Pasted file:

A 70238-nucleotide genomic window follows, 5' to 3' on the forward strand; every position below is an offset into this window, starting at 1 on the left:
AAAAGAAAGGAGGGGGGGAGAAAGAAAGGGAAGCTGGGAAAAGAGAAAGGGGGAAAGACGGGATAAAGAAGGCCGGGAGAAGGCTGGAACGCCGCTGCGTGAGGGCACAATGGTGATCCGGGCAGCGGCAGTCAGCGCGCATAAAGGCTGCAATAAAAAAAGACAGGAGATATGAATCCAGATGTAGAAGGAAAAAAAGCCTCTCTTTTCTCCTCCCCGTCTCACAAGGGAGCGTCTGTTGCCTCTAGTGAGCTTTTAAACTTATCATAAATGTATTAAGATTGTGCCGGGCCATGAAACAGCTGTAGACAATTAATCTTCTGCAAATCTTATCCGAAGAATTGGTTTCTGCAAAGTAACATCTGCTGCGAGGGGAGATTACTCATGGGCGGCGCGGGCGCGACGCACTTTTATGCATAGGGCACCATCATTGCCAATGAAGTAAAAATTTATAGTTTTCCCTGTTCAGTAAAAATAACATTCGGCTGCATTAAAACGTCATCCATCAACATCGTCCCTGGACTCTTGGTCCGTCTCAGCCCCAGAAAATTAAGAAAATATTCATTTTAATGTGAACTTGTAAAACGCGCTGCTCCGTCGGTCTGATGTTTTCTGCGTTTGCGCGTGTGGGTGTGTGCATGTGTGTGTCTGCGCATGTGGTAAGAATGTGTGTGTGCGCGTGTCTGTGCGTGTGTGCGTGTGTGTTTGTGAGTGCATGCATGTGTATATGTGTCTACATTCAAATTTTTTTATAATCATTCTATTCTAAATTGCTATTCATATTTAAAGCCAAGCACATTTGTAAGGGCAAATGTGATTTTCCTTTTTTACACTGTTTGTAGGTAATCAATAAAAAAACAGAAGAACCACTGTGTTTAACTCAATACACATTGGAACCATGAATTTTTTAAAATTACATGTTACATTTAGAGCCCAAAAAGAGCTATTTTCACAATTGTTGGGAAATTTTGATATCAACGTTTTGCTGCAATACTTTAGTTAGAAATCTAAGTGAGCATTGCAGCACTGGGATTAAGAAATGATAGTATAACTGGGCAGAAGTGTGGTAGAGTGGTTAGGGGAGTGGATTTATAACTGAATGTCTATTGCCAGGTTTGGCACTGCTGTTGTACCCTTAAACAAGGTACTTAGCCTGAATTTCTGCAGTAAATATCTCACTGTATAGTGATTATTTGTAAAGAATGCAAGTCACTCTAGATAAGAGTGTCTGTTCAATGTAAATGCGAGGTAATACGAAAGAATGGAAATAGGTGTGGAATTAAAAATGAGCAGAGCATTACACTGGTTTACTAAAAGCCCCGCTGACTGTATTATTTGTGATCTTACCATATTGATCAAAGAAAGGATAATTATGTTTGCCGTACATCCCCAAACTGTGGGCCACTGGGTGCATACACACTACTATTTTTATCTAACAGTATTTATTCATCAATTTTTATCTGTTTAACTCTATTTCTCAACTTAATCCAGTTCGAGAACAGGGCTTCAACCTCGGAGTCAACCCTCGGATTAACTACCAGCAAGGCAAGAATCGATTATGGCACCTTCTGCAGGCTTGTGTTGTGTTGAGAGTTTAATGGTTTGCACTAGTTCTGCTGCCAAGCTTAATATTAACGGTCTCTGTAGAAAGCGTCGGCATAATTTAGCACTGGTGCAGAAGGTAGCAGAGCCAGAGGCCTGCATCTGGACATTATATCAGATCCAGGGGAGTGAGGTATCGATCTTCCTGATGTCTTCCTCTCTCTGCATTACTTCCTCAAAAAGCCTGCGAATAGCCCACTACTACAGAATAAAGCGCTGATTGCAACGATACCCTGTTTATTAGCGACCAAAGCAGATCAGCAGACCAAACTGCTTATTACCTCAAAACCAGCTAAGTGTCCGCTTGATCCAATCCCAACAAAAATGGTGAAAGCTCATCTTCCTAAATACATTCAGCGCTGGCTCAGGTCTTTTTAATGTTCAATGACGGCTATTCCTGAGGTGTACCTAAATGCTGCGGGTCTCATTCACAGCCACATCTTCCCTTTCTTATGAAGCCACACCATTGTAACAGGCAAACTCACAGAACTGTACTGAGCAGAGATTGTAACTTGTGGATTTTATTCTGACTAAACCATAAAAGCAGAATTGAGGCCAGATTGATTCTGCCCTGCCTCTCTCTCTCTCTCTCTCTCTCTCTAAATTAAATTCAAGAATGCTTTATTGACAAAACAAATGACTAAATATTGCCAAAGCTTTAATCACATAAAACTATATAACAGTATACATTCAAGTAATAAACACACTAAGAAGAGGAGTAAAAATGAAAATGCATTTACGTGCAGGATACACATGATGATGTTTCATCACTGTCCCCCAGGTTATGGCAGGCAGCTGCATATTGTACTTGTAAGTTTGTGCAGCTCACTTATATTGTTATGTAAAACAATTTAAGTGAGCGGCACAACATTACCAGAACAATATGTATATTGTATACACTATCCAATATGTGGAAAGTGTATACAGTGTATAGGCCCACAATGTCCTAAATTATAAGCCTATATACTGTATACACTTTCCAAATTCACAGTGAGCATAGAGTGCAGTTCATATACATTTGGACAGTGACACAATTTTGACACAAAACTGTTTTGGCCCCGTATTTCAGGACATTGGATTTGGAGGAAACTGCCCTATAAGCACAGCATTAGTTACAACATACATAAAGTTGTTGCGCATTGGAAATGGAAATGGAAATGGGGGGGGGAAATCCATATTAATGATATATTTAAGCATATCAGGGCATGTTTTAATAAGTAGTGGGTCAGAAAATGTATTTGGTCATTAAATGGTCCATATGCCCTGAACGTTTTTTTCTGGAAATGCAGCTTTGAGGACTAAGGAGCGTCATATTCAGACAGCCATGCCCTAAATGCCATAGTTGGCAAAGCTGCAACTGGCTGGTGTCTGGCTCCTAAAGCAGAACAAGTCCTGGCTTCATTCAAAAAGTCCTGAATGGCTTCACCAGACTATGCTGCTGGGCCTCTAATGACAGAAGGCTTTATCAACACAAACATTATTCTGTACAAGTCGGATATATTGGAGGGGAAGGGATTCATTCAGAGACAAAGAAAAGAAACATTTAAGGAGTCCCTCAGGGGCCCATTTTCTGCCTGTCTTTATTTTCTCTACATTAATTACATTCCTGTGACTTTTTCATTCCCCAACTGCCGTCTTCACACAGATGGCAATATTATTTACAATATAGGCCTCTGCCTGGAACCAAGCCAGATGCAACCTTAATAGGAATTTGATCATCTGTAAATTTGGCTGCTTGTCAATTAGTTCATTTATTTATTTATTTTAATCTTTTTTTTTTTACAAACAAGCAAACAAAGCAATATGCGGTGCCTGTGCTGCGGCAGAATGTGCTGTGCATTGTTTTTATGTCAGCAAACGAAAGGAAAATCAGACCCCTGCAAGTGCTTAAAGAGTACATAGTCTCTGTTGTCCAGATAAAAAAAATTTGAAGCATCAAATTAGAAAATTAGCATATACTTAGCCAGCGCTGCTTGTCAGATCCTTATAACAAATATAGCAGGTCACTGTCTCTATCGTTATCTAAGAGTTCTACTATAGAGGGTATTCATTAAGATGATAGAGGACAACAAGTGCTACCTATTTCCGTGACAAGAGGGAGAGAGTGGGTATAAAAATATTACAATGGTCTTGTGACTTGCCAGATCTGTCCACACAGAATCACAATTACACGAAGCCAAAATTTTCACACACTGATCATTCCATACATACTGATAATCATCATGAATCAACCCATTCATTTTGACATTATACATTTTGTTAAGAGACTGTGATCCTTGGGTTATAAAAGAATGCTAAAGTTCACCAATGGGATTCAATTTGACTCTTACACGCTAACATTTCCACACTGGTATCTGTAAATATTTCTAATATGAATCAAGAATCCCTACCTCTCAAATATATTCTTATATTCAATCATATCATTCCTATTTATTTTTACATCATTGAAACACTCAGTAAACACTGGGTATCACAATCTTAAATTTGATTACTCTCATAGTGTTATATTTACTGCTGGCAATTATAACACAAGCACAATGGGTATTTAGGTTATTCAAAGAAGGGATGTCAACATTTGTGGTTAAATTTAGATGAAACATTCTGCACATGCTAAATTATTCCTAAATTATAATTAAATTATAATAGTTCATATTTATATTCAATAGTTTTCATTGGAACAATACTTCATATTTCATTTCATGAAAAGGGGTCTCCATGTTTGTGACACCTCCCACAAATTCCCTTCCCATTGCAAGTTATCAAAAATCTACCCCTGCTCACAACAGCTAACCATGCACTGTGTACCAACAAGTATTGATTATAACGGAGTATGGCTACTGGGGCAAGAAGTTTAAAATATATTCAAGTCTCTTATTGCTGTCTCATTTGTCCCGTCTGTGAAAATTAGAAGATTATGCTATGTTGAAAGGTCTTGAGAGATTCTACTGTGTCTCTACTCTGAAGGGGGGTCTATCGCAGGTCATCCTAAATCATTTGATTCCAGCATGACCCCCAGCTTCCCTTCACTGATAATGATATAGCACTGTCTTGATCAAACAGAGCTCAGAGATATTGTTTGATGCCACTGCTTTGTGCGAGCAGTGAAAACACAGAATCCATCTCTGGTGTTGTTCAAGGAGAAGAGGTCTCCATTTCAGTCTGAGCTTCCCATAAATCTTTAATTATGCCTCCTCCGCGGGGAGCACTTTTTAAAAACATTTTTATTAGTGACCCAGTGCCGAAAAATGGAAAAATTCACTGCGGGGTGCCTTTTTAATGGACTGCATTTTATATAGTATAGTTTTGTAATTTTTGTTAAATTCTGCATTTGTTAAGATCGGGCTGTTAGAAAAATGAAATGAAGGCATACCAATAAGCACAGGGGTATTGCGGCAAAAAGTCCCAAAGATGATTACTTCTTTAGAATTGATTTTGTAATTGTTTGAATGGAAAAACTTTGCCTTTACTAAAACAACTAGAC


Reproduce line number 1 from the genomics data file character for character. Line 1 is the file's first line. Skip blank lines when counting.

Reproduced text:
A 70238-nucleotide genomic window follows, 5' to 3' on the forward strand; every position below is an offset into this window, starting at 1 on the left: